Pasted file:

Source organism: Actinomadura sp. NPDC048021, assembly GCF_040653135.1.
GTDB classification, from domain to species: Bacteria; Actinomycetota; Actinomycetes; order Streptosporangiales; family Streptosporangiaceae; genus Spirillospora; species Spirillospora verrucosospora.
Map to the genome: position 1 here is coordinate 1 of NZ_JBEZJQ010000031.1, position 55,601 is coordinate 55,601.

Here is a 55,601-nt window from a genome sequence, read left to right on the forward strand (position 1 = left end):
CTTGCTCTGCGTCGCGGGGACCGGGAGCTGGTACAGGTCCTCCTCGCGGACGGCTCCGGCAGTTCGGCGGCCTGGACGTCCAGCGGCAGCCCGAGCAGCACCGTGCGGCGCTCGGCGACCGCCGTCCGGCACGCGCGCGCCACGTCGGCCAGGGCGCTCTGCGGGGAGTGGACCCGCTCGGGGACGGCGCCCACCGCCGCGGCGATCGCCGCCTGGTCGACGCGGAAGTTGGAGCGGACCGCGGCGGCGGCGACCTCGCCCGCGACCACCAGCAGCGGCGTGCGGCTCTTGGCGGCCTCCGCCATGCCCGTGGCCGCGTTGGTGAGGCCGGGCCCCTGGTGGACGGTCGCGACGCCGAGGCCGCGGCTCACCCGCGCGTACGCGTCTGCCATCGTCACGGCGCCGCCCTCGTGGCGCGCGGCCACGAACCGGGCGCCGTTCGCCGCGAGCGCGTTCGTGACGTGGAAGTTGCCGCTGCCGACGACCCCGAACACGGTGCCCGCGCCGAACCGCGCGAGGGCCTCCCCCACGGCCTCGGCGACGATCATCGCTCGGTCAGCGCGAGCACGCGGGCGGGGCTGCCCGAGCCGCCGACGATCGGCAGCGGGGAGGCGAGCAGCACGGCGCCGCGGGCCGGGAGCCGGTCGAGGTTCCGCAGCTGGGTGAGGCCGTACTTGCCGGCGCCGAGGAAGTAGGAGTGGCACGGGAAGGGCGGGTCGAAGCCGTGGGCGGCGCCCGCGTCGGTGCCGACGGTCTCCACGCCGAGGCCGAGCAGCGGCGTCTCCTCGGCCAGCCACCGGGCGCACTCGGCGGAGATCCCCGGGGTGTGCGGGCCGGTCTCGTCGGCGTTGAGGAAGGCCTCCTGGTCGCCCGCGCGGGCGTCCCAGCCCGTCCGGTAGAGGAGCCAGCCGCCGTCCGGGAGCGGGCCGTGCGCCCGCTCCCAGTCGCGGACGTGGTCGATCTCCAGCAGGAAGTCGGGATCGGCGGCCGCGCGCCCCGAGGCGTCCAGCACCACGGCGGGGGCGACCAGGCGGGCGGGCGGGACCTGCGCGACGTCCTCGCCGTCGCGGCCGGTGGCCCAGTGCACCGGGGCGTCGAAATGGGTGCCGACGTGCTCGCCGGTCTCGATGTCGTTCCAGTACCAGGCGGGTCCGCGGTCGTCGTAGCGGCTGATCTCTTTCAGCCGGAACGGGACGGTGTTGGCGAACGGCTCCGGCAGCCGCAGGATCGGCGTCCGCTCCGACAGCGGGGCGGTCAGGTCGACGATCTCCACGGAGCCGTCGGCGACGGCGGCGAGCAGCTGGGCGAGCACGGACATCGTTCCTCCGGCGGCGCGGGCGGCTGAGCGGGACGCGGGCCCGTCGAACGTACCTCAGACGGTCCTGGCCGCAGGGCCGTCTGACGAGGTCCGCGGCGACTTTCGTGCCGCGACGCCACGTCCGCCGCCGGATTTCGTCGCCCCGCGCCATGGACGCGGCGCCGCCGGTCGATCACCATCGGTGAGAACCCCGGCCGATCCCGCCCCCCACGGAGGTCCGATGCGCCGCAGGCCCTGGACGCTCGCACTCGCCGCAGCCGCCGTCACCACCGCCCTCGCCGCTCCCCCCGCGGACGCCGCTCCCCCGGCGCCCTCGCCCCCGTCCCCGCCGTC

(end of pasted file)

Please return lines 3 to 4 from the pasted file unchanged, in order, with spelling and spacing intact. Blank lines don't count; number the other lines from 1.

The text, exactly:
Map to the genome: position 1 here is coordinate 1 of NZ_JBEZJQ010000031.1, position 55,601 is coordinate 55,601.

Here is a 55,601-nt window from a genome sequence, read left to right on the forward strand (position 1 = left end):